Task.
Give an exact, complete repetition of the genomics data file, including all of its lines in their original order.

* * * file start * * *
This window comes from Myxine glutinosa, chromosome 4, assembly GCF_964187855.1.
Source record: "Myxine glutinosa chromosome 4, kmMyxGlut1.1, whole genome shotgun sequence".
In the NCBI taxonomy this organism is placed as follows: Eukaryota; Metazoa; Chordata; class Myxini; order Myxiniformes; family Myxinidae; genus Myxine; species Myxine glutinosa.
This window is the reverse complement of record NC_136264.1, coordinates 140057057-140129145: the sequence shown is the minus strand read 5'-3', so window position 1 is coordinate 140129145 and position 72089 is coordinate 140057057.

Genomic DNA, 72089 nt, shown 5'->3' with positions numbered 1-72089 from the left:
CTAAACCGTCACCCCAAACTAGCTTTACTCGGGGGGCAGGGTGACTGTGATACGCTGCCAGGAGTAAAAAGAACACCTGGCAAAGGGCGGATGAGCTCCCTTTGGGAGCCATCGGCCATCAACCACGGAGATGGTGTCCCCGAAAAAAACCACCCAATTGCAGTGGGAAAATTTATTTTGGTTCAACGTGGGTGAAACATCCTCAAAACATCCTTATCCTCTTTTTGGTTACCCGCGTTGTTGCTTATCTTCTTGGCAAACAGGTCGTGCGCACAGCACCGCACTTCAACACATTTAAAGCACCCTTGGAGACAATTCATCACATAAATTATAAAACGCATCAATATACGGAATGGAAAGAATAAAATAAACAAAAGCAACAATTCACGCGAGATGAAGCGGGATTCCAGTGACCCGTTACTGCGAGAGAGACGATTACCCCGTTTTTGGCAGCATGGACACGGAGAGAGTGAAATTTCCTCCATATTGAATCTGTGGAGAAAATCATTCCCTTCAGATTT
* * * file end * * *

This window comes from Myxine glutinosa, chromosome 4, assembly GCF_964187855.1.
Source record: "Myxine glutinosa chromosome 4, kmMyxGlut1.1, whole genome shotgun sequence".
In the NCBI taxonomy this organism is placed as follows: Eukaryota; Metazoa; Chordata; class Myxini; order Myxiniformes; family Myxinidae; genus Myxine; species Myxine glutinosa.
This window is the reverse complement of record NC_136264.1, coordinates 140057057-140129145: the sequence shown is the minus strand read 5'-3', so window position 1 is coordinate 140129145 and position 72089 is coordinate 140057057.

Genomic DNA, 72089 nt, shown 5'->3' with positions numbered 1-72089 from the left:
CTAAACCGTCACCCCAAACTAGCTTTACTCGGGGGGCAGGGTGACTGTGATACGCTGCCAGGAGTAAAAAGAACACCTGGCAAAGGGCGGATGAGCTCCCTTTGGGAGCCATCGGCCATCAACCACGGAGATGGTGTCCCCGAAAAAAACCACCCAATTGCAGTGGGAAAATTTATTTTGGTTCAACGTGGGTGAAACATCCTCAAAACATCCTTATCCTCTTTTTGGTTACCCGCGTTGTTGCTTATCTTCTTGGCAAACAGGTCGTGCGCACAGCACCGCACTTCAACACATTTAAAGCACCCTTGGAGACAATTCATCACATAAATTATAAAACGCATCAATATACGGAATGGAAAGAATAAAATAAACAAAAGCAACAATTCACGCGAGATGAAGCGGGATTCCAGTGACCCGTTACTGCGAGAGAGACGATTACCCCGTTTTTGGCAGCATGGACACGGAGAGAGTGAAATTTCCTCCATATTGAATCTGTGGAGAAAATCATTCCCTTCAGATTT